And the benefits aren't necessarily limited to employees. Employers who are willing to let their employees take some time off are rewarded with sharper and happier workers- studies by the U.S. Travel Association
have found that travelers tend to perform at least 25% higher in vigilance tests after returning from break. Tired and stressed employees will ultimately cost employers in mistakes- plus studies have found that workers achieve almost as much in a 40 hour week than they would in a 50 hour week- the "burnout burden" hurts everyone.
So the next time you're considering getting away, you now have even more reasons to say "yes." No more sorry excuses. Have that talk with your bosses, level with them, and make the rational decision. And I hope this article provided a few more compelling arguments for you to strengthen your case!
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~shared by J. Ranner
One of the most important lessons I've learned growing up was learning the distance between a "need" and a "want." When you're younger, it takes a few experiences to learn why purchasing a car is more worthwhile than a jet pack (in most cases, anyways). After years and my share of ridiculous purchases, I like to think that I can fairly assess the difference between things I need and things I would just like to have, as most adults would.
I'm here to tell you that adults can still be wrong . . . especially when it comes to vacationing.
While some of us make vacationing a routine habit, others are not as easily persuaded. There's always "better" ways to spend the time and resources, right? And that's where the guilt comes in.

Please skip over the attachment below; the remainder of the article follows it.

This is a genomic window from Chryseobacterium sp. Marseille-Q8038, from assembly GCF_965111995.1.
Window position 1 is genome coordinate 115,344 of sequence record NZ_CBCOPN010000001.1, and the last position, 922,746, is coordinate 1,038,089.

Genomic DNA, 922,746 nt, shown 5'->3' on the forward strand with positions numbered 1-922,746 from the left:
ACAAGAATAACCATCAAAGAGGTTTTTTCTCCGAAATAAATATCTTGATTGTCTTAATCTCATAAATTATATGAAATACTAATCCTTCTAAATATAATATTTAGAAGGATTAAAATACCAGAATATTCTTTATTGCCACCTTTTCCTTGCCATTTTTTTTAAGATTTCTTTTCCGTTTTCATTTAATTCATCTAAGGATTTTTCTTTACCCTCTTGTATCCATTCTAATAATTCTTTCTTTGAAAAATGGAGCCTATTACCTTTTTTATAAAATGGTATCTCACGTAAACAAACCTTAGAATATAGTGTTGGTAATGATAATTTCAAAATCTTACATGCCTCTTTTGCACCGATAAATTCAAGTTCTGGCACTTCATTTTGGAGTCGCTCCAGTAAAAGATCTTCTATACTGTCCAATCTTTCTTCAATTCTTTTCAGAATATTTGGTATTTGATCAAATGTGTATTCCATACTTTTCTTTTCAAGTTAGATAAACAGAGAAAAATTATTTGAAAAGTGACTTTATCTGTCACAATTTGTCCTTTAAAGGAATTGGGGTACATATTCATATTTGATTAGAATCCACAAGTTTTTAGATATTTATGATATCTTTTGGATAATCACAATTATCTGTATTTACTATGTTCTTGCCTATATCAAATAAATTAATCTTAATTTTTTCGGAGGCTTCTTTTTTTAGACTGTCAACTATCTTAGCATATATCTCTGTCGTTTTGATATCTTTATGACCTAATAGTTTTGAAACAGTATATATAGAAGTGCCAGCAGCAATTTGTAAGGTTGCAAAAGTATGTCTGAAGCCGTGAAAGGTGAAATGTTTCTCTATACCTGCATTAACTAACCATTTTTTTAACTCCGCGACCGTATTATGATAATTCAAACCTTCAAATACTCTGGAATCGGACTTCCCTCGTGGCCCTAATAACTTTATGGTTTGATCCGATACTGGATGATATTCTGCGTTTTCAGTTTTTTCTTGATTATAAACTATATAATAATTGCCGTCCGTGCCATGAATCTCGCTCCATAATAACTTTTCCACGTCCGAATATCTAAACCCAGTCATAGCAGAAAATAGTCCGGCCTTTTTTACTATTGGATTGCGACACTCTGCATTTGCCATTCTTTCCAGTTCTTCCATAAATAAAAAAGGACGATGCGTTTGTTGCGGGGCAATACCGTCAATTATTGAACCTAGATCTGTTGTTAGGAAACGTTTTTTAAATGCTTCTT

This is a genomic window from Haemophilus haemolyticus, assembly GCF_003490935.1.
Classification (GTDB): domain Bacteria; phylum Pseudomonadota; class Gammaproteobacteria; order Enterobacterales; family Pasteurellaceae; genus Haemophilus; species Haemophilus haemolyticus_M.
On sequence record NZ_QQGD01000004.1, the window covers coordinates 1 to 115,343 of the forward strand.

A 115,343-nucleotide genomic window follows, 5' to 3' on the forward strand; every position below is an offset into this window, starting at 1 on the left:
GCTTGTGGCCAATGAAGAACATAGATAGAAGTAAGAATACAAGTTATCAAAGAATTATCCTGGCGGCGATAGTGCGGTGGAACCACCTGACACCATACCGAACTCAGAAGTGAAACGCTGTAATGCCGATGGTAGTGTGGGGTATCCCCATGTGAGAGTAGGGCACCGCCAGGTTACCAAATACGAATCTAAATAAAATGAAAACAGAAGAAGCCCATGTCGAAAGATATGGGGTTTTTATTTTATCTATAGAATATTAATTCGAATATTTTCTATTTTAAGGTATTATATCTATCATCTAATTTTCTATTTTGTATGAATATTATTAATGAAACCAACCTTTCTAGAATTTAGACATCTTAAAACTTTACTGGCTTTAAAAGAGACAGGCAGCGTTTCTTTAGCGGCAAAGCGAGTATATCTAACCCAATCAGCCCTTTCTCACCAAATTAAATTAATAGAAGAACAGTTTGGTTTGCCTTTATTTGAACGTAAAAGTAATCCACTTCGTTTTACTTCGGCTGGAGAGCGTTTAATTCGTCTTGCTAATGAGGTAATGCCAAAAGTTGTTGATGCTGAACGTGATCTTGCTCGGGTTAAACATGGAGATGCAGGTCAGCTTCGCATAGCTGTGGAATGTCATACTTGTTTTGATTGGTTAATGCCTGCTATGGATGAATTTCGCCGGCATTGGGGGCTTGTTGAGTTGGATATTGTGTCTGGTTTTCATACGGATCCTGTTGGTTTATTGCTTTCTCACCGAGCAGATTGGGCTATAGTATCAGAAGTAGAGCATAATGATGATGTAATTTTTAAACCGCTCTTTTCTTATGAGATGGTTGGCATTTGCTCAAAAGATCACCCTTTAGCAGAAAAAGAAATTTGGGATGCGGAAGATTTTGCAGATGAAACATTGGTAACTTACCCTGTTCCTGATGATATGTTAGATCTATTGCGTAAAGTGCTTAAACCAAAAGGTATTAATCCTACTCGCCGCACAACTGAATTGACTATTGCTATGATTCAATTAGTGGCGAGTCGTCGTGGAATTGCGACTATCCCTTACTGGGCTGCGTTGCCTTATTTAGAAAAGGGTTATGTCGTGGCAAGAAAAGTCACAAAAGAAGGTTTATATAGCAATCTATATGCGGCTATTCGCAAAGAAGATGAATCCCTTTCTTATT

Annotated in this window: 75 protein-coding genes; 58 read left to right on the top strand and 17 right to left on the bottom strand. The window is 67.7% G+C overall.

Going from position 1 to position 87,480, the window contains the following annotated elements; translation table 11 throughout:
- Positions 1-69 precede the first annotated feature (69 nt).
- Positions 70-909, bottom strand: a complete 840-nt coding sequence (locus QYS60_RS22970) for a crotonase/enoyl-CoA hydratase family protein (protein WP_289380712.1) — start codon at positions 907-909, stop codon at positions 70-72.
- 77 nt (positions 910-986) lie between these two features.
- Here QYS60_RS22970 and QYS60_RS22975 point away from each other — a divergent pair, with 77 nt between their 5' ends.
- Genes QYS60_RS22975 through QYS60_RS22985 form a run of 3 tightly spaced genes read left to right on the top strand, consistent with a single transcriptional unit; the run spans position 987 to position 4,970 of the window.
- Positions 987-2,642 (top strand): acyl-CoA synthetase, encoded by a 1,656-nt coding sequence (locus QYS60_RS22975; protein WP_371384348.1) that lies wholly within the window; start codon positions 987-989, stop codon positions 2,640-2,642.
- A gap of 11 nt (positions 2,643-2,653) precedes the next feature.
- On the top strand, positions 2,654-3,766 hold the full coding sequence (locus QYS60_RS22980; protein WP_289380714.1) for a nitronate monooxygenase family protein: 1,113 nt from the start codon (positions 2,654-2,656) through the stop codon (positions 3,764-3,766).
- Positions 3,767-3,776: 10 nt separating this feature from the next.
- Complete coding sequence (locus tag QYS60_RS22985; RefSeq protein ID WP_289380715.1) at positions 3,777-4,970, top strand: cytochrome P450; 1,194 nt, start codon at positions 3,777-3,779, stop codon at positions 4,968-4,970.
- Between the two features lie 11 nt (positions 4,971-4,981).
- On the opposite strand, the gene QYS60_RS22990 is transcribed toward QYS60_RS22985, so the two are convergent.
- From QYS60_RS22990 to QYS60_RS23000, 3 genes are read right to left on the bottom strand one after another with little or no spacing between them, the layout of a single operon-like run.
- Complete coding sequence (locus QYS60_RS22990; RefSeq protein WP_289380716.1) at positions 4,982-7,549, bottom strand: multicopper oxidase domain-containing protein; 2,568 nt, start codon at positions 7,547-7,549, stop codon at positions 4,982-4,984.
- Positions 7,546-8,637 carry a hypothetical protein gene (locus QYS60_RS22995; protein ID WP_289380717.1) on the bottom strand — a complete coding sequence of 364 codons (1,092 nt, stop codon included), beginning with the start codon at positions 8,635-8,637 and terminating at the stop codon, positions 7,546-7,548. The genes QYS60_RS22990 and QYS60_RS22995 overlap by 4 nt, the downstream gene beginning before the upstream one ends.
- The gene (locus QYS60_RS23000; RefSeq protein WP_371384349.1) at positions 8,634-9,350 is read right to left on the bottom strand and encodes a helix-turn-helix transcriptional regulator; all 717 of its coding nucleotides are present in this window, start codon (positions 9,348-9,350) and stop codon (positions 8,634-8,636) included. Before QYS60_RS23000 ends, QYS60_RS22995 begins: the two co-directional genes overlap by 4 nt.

Which, if the medical research serves us correctly, is the complete wrong way to look at things. Don't get me wrong; I'm a proud American, and I know that we have things good in this country because of a lot of HARD WORK. Yet at some point, the "workaholism" turns toxic. Shying away from taking a break will slowly but surely poison your body, mind, and relationships.
And with that, your life may start to suffer.
So let's start with the basic foundations of happiness: feeling alright. If you were to survey a large group of people, I think you would find that the number one reason people take a vacation or break of any sort is to relive stress, the silent killer.
By deciding to take a vacation, you are given the opportunity to leave your problems at home, look at things objectively in a comforting yet different environment
Vacation can improve cardiovascular health with lower risk of heart attack and stroke. Men who skipped vacations for five consecutive years or more were 30% more likely to suffer heart attacks than those who took at least one week of vacation each year, according to Dr. Glenn Braunstein of the Cedars-Sinai Medical Center. Similar studies have reached the same conclusion for women. Further, an annual vacation can cut the risk of heart disease by up to 50%.